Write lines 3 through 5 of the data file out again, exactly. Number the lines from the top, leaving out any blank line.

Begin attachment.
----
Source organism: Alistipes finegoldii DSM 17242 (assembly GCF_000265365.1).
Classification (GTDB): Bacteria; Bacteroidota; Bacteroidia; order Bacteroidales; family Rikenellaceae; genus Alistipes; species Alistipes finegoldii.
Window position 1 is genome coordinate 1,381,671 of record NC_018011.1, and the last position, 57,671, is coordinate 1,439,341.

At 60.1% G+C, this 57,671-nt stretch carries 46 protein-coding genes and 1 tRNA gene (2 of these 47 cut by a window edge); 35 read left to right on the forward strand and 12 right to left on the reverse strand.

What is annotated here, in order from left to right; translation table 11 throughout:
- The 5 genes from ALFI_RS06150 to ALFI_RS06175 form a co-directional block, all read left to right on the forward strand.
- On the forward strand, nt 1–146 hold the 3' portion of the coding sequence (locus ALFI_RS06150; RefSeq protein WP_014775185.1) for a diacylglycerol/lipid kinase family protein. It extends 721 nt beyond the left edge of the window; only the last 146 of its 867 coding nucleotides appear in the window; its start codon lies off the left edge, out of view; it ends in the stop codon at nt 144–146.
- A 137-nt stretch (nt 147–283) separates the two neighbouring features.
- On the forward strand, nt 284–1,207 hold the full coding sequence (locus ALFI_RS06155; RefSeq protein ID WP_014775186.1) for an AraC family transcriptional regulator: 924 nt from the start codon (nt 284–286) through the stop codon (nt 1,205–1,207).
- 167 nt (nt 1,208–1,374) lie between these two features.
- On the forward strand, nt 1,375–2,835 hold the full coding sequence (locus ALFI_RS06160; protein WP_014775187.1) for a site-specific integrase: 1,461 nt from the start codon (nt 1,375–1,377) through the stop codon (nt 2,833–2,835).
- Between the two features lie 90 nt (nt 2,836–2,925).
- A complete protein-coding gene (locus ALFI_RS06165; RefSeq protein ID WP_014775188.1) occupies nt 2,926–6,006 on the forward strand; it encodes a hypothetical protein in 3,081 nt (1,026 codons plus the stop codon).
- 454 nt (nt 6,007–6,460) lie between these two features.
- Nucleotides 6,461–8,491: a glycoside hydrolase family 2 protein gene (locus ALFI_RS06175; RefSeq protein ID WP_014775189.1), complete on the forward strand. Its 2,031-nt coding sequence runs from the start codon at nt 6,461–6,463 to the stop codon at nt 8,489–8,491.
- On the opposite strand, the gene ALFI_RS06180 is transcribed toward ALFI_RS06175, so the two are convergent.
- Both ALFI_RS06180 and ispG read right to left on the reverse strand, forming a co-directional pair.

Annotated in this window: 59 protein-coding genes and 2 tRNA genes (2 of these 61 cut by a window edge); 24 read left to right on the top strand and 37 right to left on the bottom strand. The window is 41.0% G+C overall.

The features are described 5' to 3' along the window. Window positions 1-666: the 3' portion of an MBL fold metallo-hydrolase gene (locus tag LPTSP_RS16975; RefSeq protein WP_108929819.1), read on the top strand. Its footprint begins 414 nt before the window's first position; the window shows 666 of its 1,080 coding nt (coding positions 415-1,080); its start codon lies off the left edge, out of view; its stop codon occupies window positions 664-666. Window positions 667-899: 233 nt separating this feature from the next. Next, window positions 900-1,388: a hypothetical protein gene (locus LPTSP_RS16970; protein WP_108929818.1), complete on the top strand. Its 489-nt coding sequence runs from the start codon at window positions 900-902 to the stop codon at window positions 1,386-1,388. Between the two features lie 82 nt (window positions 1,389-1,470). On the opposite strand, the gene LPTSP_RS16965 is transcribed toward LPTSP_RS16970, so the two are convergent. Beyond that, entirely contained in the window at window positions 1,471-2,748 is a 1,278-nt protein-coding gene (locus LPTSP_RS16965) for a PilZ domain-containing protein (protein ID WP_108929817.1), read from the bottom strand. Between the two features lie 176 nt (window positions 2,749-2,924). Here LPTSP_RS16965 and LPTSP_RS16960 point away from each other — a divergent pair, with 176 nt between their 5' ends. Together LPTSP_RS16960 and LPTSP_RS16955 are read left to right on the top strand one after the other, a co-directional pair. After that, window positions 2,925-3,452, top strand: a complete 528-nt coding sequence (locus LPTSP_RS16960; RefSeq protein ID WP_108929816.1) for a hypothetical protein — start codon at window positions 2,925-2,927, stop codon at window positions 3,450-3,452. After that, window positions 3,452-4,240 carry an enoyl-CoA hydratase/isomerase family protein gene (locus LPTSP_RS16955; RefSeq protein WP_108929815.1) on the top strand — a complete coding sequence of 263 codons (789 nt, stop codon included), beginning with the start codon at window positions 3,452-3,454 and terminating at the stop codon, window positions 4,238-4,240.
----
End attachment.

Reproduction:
Window position 1 is genome coordinate 1,381,671 of record NC_018011.1, and the last position, 57,671, is coordinate 1,439,341.

At 60.1% G+C, this 57,671-nt stretch carries 46 protein-coding genes and 1 tRNA gene (2 of these 47 cut by a window edge); 35 read left to right on the forward strand and 12 right to left on the reverse strand.

What is annotated here, in order from left to right; translation table 11 throughout: